And, while we promote this openness of trade (to our benefit, far and away more than that of any other country), we deny the disadvantaged of those countries to come to the US and find a job, pay taxes, and have a chance at a life that is better than where they are. How can these two policies co-exist?

Then there is the moral issue: We were born in the US. We need to imagine, just for a moment, how we would feel if we were born in sub-Saharan Africa or in a poor town just south of our Mexican border. Do we really imagine that, seeking the best opportunity for ourselves and our families, we would not try almost any way possible to have a chance at the opportunity in the US? I know I would swim the river for the opportunity!

That leads to what Conservatives may find to be the lynchpin of their anit-immigration argument. I find it so ineffective to hear that a conservative ran into a legal immigrant taxi drive who is frustrated with illegal immigration. That is probably true of most who suffered through our extraordinarily difficult process, but it doesn’t man anything in terms of the answers to the big questions.

It seems that for conservatives, everything hinges on the reportedly 12 million illegal immigrants, mostly from Mexico, that live in our country. It almost seems that if they can win the argument to deport all the illegals, then that’s the whole issue resolved–just keep the system we have, build higher fences, etc.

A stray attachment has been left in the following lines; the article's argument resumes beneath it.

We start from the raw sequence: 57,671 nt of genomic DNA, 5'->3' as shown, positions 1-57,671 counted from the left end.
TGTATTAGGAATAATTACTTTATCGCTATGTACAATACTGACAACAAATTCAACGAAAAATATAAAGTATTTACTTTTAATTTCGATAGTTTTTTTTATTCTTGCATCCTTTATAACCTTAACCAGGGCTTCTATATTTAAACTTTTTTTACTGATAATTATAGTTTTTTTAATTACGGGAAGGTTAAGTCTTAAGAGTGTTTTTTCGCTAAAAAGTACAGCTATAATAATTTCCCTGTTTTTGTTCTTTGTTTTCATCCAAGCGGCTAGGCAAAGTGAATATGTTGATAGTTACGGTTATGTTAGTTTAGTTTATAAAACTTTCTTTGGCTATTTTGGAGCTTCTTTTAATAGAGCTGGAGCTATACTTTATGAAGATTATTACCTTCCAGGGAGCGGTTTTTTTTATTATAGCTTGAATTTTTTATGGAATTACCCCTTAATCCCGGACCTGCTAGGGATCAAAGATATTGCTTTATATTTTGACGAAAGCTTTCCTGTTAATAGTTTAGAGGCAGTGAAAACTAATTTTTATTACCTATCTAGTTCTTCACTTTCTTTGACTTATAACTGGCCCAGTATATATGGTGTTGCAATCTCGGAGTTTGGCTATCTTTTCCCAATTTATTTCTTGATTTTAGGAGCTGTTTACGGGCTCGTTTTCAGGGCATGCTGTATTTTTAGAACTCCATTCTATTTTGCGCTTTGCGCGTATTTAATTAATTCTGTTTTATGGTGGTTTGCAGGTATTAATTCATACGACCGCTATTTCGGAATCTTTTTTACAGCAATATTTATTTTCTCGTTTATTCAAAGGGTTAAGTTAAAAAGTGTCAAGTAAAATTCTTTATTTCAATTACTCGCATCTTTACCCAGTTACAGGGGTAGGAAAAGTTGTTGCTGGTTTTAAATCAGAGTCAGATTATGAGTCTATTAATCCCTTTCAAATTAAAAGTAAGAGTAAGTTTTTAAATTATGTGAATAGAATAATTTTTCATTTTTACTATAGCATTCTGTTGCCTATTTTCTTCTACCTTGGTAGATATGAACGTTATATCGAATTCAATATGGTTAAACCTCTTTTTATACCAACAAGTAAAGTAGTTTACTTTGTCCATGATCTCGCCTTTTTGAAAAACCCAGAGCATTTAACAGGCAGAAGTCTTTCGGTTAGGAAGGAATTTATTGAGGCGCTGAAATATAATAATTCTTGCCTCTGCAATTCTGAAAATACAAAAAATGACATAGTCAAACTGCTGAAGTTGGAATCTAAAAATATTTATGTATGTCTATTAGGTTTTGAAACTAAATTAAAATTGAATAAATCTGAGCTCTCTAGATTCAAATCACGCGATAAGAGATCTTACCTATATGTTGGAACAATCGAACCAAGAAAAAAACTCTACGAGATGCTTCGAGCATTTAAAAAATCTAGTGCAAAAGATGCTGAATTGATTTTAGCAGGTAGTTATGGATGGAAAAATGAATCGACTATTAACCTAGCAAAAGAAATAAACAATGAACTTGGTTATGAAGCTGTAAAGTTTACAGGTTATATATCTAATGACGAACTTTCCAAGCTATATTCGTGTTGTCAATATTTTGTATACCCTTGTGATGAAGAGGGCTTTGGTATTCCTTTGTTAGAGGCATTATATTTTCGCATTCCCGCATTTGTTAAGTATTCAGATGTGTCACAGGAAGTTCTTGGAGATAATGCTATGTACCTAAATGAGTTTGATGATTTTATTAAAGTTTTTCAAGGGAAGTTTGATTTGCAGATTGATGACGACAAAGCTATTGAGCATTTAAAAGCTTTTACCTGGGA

Parenthetically, we don’t know, but can imagine that a good many of those illegals in the US may well have tried to immigrate legally–and if you haven’t immigrated legally, or tried to, you may not know how extraordinarily complex and difficult it is to do so, depending on your country or origin, to some extent. So, many of the illegals may have tried to be legal, but were denied, and perhaps many were denied for what the State Department calls “discretionary” reasons, which means that while I found nothing wrong with your record, I just have a bad feeling about you–and there is no recourse available if I am the agent handling your case.  We have skilled lawyers available in the US for those who can afford it, and they tell me they know which one of our immigration offices and which officer is most amenable to people of certain types of backgrounds, and which are not. What kind of system is this?

As to those who are here illegally, no one can dispute that they should have come legally, but the burden of that is on both them and on us, for the difficulties we imposed on their coming. But, they’re here. And, for those who are paying taxes or are willing to do so, and do not have a criminal record, let’s give them a chance and let go of the irritation and all the associated unresolved issues as to who is responsible–us or them, and let them stay. For the others, we need a broader set of criteria to break them down into groups and evaluate, assist, etc. For those involved in crime, etc., deportation may be appropriate, but even here, we need to examine the issues involved.

We need to liberalize and streamline our rules and procedures. And, it’s not right to just admit the wealthy who can buy homes or start businesses and hire people–yes to them, right away, but we also need to be open to people like those who came across on the Mayflower–most of them were not engineers or business investors.

Lastly, there can be little doubt that the world is careening toward one world–just take a look down your main street and notice the dramatic change in enthnicity of people who share space with you. We can go about this worldwide integration reluctantly, with resistance, even force and violence, or we can go about it willingly, thoughtfully, and with belief we can find the good in it–as we have so many ways across our 250 years. But, either way, it is inevitable–the world is becoming one world. Let’s be leaders in the integration.